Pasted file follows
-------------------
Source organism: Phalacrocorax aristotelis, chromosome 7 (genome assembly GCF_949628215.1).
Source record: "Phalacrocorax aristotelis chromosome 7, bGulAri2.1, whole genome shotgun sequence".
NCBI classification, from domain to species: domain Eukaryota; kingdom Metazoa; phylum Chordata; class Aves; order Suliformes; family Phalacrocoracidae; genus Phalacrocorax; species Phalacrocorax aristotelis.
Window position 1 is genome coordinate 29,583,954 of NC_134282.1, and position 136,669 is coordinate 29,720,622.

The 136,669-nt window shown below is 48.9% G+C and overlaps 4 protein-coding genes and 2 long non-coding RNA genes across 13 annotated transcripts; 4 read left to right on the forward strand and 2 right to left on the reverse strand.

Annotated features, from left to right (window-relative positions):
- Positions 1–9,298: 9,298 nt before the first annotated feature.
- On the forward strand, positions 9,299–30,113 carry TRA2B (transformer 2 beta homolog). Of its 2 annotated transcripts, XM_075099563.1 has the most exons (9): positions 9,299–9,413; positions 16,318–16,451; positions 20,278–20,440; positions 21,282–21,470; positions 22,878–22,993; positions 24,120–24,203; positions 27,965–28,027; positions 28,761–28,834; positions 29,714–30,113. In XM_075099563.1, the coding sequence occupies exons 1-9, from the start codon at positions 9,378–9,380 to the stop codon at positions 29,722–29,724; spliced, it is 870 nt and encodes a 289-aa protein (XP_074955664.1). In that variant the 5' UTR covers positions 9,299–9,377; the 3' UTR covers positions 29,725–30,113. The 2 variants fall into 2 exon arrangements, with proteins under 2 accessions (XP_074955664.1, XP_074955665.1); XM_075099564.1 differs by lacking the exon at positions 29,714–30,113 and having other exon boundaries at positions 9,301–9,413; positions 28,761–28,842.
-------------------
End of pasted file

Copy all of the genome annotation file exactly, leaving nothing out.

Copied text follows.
Source organism: Phalacrocorax aristotelis, chromosome 7 (genome assembly GCF_949628215.1).
Source record: "Phalacrocorax aristotelis chromosome 7, bGulAri2.1, whole genome shotgun sequence".
NCBI classification, from domain to species: domain Eukaryota; kingdom Metazoa; phylum Chordata; class Aves; order Suliformes; family Phalacrocoracidae; genus Phalacrocorax; species Phalacrocorax aristotelis.
Window position 1 is genome coordinate 29,583,954 of NC_134282.1, and position 136,669 is coordinate 29,720,622.

The 136,669-nt window shown below is 48.9% G+C and overlaps 4 protein-coding genes and 2 long non-coding RNA genes across 13 annotated transcripts; 4 read left to right on the forward strand and 2 right to left on the reverse strand.

Annotated features, from left to right (window-relative positions):
- Positions 1–9,298: 9,298 nt before the first annotated feature.
- On the forward strand, positions 9,299–30,113 carry TRA2B (transformer 2 beta homolog). Of its 2 annotated transcripts, XM_075099563.1 has the most exons (9): positions 9,299–9,413; positions 16,318–16,451; positions 20,278–20,440; positions 21,282–21,470; positions 22,878–22,993; positions 24,120–24,203; positions 27,965–28,027; positions 28,761–28,834; positions 29,714–30,113. In XM_075099563.1, the coding sequence occupies exons 1-9, from the start codon at positions 9,378–9,380 to the stop codon at positions 29,722–29,724; spliced, it is 870 nt and encodes a 289-aa protein (XP_074955664.1). In that variant the 5' UTR covers positions 9,299–9,377; the 3' UTR covers positions 29,725–30,113. The 2 variants fall into 2 exon arrangements, with proteins under 2 accessions (XP_074955664.1, XP_074955665.1); XM_075099564.1 differs by lacking the exon at positions 29,714–30,113 and having other exon boundaries at positions 9,301–9,413; positions 28,761–28,842.